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Mexican-American War

The Treaty of Guadalupe Hidalgo

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The Treaty of Guadalupe Hidalgo.

With the execution of the Treaty of Guadalupe Hidalgo, the Mexican-American War had come to an end. The territory that Mexico relinquished to America held “some ninety thousand Hispanics and a considerably larger number of tribal Indians,” despite President James Polk characterizing the territory as “almost unoccupied.” Daniel Walker Howe, What Hath God Wrought: Transformation of America, 1815-1848, 809.

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Polk’s Expansion of Presidential Power

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James Polk. By: George Peter Alexander Healy. (Detail).

The Treaty of Guadalupe Hidalgo was the culmination of the Mexican-American War and “embodied the objectives for which [President James] Polk had gone to war.” Daniel Walker Howe, What Hath God Wrought: Transformation of America, 1815-1848, 808.

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The Persecution of Winfield Scott

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Engraving of Winfield Scott.

Throughout the course of the Mexican-American War, General Winfield Scott was increasingly becoming a hero to Americans. While many Americans looked at Scott’s actions and could only admire him, one man took action to ensure Scott would not have a pristine reputation. That man was President James Polk.

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The Taking of Mexico City

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Winfield Scott Entering Mexico City. By: Carl Nebel.

Winfield Scott was “one of the greatest soldiers the United States Army has ever produced,” fighting in the War of 1812, the Mexican-American War, and the Civil War. Daniel Walker Howe, What Hath God Wrought: Transformation of America, 1815-1848, 778.

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The Whig Revolution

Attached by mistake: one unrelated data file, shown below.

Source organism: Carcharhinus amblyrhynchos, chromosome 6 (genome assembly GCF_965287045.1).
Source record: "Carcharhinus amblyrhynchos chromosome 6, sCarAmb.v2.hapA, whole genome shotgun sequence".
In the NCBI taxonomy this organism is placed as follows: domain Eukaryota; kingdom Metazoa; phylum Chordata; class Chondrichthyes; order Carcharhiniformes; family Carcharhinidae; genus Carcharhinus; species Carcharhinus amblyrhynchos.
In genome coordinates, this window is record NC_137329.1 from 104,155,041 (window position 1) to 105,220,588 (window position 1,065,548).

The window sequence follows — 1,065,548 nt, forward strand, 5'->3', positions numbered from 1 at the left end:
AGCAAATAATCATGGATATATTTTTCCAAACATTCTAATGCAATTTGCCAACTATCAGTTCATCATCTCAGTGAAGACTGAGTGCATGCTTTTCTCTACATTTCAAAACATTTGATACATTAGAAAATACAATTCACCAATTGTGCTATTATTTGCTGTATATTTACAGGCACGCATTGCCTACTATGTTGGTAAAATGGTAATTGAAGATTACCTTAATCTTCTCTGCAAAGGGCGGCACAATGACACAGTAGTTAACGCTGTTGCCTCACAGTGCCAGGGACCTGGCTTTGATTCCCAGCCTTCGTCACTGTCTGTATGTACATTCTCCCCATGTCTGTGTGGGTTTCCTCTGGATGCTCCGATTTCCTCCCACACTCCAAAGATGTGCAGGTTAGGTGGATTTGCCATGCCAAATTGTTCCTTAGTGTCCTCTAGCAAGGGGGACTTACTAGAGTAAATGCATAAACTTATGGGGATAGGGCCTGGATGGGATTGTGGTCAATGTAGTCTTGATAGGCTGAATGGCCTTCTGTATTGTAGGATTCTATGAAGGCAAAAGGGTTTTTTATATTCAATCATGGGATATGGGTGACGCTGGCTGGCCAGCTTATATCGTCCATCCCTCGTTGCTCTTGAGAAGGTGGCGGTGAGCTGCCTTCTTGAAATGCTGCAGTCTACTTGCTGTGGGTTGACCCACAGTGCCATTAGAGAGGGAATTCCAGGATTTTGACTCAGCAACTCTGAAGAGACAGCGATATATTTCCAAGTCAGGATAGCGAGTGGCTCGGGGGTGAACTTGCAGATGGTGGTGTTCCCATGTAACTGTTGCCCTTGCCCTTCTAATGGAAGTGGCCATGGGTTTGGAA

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The County Election. By: George Caleb Bingham.

With the Mexican-American War well underway, the midterm elections in 1846-47 were bound to be consequential.

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The Wilmot Proviso

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David Wilmot.

President James Polk, expecting a fast resolution to the Mexican-American War, “requested from Congress in August 1846 a $2 million appropriation for ‘defraying any extraordinary expenses which may be incurred in the intercourse between the United States and foreign nations.'” Daniel Walker Howe, What Hath God Wrought: Transformation of America, 1815-1848, 766 quoting James Polk, Diary, II, 76-77 (Aug. 10, 1846). Shortly after Congress followed this instruction and drafted a bill, David Wilmot of Pennsylvania introduced an amendment to specify that slavery would not be lawful in any territory acquired. See Daniel Walker Howe, What Hath God Wrought: Transformation of America, 1815-1848, 767.

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A Conspiracy Emerges

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James Polk.

Amidst the Mexican-American War, a conspiracy emerged involving President James Polk and the exiled leader of Mexico, Santa Anna. Not only would this conspiracy embolden Whigs but Democrats would also come down on President Polk for his actions.

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The Whigs’ Dissent

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Representative Alexander Stephens.

Some Americans may suppose that during wartime, partisanship declines and a sense of unity prevails. During the Mexican-American War, this was not the case. The Whigs were vocal in their disagreement with President James Polk and the Democrats.

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The Taking of New Mexico

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Stephen Watts Kearny. Engraving By: Y.B. Welch.

Upon America’s declaring war with Mexico in May 1846, President James Polk sent “the Army of the West” to New Mexico. See Daniel Walker Howe, What Hath God Wrought: Transformation of America, 1815-1848, 758. This army was sent for the sole purpose of conquest, and it was led by Brigadier General Stephen Watts Kearny. Id.

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